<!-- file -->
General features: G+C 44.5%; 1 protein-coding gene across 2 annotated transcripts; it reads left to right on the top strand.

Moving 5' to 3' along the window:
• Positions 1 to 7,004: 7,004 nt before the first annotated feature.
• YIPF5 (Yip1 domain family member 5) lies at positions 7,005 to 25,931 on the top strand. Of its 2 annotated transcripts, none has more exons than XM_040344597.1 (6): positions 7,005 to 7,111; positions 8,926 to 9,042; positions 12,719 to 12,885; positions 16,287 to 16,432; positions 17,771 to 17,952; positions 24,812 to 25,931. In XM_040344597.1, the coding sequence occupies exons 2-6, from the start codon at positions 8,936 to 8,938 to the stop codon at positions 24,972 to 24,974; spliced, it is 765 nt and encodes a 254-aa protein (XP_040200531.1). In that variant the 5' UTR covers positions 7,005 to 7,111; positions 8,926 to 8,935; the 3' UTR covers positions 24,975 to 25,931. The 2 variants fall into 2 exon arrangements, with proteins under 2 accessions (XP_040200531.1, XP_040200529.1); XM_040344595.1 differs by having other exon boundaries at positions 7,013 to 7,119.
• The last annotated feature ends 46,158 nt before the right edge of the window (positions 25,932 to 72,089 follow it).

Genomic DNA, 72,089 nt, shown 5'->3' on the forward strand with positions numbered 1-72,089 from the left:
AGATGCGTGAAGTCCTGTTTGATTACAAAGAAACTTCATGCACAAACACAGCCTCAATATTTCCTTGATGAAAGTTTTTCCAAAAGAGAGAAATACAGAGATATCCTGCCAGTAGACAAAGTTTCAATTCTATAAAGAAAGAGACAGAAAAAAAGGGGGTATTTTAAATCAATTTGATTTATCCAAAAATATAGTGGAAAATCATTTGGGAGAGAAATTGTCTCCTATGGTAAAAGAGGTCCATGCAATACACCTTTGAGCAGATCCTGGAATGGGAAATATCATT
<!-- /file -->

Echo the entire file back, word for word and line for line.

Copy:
General features: G+C 44.5%; 1 protein-coding gene across 2 annotated transcripts; it reads left to right on the top strand.

Moving 5' to 3' along the window:
• Positions 1 to 7,004: 7,004 nt before the first annotated feature.
• YIPF5 (Yip1 domain family member 5) lies at positions 7,005 to 25,931 on the top strand. Of its 2 annotated transcripts, none has more exons than XM_040344597.1 (6): positions 7,005 to 7,111; positions 8,926 to 9,042; positions 12,719 to 12,885; positions 16,287 to 16,432; positions 17,771 to 17,952; positions 24,812 to 25,931. In XM_040344597.1, the coding sequence occupies exons 2-6, from the start codon at positions 8,936 to 8,938 to the stop codon at positions 24,972 to 24,974; spliced, it is 765 nt and encodes a 254-aa protein (XP_040200531.1). In that variant the 5' UTR covers positions 7,005 to 7,111; positions 8,926 to 8,935; the 3' UTR covers positions 24,975 to 25,931. The 2 variants fall into 2 exon arrangements, with proteins under 2 accessions (XP_040200531.1, XP_040200529.1); XM_040344595.1 differs by having other exon boundaries at positions 7,013 to 7,119.
• The last annotated feature ends 46,158 nt before the right edge of the window (positions 25,932 to 72,089 follow it).

Genomic DNA, 72,089 nt, shown 5'->3' on the forward strand with positions numbered 1-72,089 from the left:
AGATGCGTGAAGTCCTGTTTGATTACAAAGAAACTTCATGCACAAACACAGCCTCAATATTTCCTTGATGAAAGTTTTTCCAAAAGAGAGAAATACAGAGATATCCTGCCAGTAGACAAAGTTTCAATTCTATAAAGAAAGAGACAGAAAAAAAGGGGGTATTTTAAATCAATTTGATTTATCCAAAAATATAGTGGAAAATCATTTGGGAGAGAAATTGTCTCCTATGGTAAAAGAGGTCCATGCAATACACCTTTGAGCAGATCCTGGAATGGGAAATATCATT